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Technology, open room layouts lead to changes in furniture

The look of guestrooms has changed dramatically in recent years as a result of hoteliers’ desire to open up the space more and offer state-of-the art amenities like flat-screen televisions. Furnishings have naturally evolved to keep pace with the new guestroom designs.
“There is a trend away from the big furniture pieces like armoires to the architectural pieces— lounging elements and upholstered pieces built in— and that opens up the room,” said Pat Murphy, partner at Morrison Seifert Murphy.
The advent of flat-screen televisions has significantly contributed to the shift away from armoires, Murphy added. “The television used to be hidden in the armoire but now there’s a move to a gentleman’s chest or credenza with the television mounted above it,” he said.
Furniture suppliers like Furniture Design Studios have taken steps to adapt to the flat-screen television phenomena, noted Charles Monaco, the company’s design director. “In the past three years we’ve redesigned units to accommodate the televisions that are mounted on the wall. We’ve done some framing to match the furniture and put panels on top of the dresser to hold the television above it and built wire management in,” Monaco said.
Overall, “the trend is for clean line furniture styles with a warm, residential feel,” said Peter Mandel, director of Duralee Fine Furniture. “Dark woods are prevalent and upholstery fabrics in solids with textures and a sprinkling of pattern are currently popular.”
There has been a marked shift to contemporary, clean looks in pieces such as dressers, desks and nightstands, according to Monaco. “And we’re seeing more exotic woods. Some hotels were using mahogany but that’s expensive. Now it’s moving a lot more to angre wood and there’s also a big run on kewazinga wood from Africa. It’s a really sleek, good-looking wood and there is a lot of it available,” he said.
The traditional guestroom closet is also evolving, according to Amy Burchette, senior designer at Portfolio Associates. “We’re seeing new closet units rather than the built-in closets at the entry of the room. Some have drawers and an entertainment center with the minibar and space for the coffee service. It can replace the typical closet and dresser unit or armoire,” Burchette said.
Many hotels are also putting rolling desks into the guestrooms with casters to afford the guest more flexibility when it comes to working in the room. “And in the bathroom the vanity has become more like a piece of freestanding furniture,” she added.
The growing popularity of moveable desks on casters stems from the desire to have furniture that is more practical and functional in the guestroom, according to Brad Winsor, director of sales for Braman Furniture International.
“Decorative functionality” is a key concept in furniture these days, according to Renee Kiser, partner at Studio R Interiors. “Especially in case goods, brands are developing signature furniture pieces with specific functionality. Independent hoteliers are also incorporating furnishings that have guests’ functionality needs in mind,” she said.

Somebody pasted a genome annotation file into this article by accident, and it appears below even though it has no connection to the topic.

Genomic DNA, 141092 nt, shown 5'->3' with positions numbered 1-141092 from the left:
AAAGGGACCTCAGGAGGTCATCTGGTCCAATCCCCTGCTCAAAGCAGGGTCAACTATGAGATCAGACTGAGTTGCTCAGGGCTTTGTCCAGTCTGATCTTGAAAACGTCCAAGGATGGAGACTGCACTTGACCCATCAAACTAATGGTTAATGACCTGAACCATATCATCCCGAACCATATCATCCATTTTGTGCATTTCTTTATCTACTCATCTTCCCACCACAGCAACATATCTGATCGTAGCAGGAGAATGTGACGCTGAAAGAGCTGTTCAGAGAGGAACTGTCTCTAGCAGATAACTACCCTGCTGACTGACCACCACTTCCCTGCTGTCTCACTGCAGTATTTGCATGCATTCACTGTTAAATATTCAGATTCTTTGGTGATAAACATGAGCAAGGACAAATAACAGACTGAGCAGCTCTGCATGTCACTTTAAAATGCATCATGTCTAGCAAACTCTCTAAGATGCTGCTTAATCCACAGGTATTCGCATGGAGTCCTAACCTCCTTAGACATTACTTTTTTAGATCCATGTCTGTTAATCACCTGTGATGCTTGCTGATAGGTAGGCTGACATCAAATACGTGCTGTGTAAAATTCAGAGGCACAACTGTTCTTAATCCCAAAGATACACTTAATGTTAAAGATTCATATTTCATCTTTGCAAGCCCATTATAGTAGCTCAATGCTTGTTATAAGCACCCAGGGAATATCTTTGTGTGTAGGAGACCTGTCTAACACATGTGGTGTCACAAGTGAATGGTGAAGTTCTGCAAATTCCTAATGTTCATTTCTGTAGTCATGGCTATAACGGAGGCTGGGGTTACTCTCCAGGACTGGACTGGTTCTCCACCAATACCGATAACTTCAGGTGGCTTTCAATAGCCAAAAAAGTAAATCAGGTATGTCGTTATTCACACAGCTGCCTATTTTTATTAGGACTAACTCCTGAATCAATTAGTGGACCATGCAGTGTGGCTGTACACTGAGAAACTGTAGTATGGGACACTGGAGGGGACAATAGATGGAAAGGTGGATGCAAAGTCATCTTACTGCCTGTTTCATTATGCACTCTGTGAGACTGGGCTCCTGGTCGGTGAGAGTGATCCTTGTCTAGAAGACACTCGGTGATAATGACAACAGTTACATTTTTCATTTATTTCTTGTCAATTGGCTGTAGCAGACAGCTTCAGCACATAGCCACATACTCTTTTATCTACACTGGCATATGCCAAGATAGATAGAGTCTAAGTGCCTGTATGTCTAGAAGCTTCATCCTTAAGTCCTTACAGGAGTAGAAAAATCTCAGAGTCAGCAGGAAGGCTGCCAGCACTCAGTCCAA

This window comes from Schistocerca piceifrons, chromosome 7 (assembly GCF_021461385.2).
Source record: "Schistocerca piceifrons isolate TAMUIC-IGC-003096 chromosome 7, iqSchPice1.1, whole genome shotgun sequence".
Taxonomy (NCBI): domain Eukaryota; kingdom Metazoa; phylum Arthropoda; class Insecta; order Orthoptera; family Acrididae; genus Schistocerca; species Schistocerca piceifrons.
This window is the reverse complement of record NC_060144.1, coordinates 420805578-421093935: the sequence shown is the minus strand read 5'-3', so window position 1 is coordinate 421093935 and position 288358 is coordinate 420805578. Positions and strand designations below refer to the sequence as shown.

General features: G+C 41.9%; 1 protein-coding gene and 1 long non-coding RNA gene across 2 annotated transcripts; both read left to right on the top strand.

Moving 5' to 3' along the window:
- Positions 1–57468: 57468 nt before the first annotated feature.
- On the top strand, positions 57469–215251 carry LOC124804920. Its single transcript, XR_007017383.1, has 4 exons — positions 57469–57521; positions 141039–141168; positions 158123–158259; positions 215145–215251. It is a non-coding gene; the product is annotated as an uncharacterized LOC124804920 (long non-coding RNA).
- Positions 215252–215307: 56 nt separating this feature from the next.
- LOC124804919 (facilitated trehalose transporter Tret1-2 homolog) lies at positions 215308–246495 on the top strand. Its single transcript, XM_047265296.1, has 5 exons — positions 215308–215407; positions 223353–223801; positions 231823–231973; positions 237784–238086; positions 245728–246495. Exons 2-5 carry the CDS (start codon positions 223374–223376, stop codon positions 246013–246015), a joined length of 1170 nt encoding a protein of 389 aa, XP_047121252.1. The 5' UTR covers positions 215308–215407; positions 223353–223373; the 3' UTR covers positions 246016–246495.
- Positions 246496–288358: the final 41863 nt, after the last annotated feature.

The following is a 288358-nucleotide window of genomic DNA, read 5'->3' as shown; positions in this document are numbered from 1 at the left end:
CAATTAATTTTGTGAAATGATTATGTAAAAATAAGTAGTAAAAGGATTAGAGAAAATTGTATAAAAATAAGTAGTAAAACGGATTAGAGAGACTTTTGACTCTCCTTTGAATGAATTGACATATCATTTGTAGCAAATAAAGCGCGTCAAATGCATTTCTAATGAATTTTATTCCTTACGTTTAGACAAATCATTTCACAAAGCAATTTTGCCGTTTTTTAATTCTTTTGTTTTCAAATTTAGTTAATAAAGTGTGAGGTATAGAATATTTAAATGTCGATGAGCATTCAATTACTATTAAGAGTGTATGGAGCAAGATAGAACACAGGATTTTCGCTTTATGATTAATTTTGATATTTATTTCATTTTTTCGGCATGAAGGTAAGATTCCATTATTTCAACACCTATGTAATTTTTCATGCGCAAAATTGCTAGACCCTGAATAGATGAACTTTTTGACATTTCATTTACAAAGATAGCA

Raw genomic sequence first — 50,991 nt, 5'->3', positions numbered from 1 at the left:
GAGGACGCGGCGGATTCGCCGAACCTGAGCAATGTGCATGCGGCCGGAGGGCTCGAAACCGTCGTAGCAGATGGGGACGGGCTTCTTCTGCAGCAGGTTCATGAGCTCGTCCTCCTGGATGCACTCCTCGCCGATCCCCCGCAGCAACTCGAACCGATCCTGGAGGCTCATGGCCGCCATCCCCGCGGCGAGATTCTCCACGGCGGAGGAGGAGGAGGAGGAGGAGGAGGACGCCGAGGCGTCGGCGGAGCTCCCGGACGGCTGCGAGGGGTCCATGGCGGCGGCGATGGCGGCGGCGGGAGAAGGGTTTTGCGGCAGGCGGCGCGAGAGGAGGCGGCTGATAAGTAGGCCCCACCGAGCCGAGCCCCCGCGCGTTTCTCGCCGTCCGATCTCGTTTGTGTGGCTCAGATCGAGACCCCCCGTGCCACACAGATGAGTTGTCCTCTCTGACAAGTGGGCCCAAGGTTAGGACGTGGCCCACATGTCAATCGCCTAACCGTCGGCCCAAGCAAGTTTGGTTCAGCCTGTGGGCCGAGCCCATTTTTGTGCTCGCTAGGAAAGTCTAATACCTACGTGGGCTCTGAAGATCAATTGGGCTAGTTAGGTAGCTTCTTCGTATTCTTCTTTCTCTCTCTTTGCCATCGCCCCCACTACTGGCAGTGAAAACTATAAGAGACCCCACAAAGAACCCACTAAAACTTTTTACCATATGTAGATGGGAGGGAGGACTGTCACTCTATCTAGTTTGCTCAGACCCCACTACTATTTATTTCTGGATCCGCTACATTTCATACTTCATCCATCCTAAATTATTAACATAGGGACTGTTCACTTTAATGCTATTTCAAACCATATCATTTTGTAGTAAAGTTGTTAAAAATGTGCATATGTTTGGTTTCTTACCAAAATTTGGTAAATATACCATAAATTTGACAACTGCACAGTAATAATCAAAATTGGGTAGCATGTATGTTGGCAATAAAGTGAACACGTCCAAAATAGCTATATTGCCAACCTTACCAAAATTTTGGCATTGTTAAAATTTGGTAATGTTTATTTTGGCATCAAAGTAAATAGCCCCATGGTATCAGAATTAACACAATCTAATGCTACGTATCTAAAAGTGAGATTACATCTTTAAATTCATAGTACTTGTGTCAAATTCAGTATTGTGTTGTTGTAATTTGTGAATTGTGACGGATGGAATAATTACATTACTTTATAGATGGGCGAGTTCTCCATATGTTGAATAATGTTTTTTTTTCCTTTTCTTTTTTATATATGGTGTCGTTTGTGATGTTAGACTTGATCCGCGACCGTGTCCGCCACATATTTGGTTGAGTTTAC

The new Hotel Indigo brand has a new concept for a lobby chair, she noted. “It’s called ‘table for one’ and is a chair with a built-in table so the guest can sit and work or have a snack in the lobby,” Kiser said.
On the supplier side, Kiser noted that more highly styled “green product” is available in upholstered products. “In the past, many companies didn’t have separate green divisions for hotels. That’s changing. JL Furnishings, for example, created a new division, Lone Meadow,” she said.
However, going green is expensive, pointed out Joseph Cabrera, president of NLP Furniture Industries, Inc. “Green is such a big thing but we still have a long way to go. I’m a big supporter but with it comes the cost,” he said. “Everything has to be water-based, made from recycled materials and the certification process is like dealing with a government audit— it takes forever.”
Different materials are being used to add interest to case goods, according to Winsor. “We see people [in the hotel industry] looking for variety and some different materials like more granite tops, metal as accents and Lumicor on headboards. That’s because the trend is still toward contemporary and there is not much you can do to spice it up unless you use different materials,” he said.
A trend evident at resorts is the use of outdoor fabrics for furniture within the room, Murphy noted. “Some of these fabrics look like indoor fabrics and offer better durability for chaises or lounge chairs in the room. It’s a very nice fit for resorts where guests come in with wet bathing suits,” he said.
There is also more attention being given to “regional market tendencies,” Kiser said. “This is now being embraced by brands, even in their standard packages,” she said, explaining that there is more flexibility now then was evident with the “cookie cutter approach” of the past when all furnishings were the same. “A hotel in Texas, for example, might have furnishings with a Southwestern flair,” she explained.
The banquet or stackable seating category has also taken some new directions, particularly with many hotels enlarging and upgrading their ballrooms and meeting spaces, according to Greg Piper, executive vp of sales for MTS Seating. “There is a real desire for comfort and a more contemporary look for banquet seating. In the past, stack chairs were almost an afterthought, but now it’s getting much more attention. Along with comfort and style, quick delivery is key,” Piper said, adding MTS Seating’s newest products incorporate a blend of attractive design and comfortable features, such as a flexible back, built-in lumbar support and cross webbing on the seat.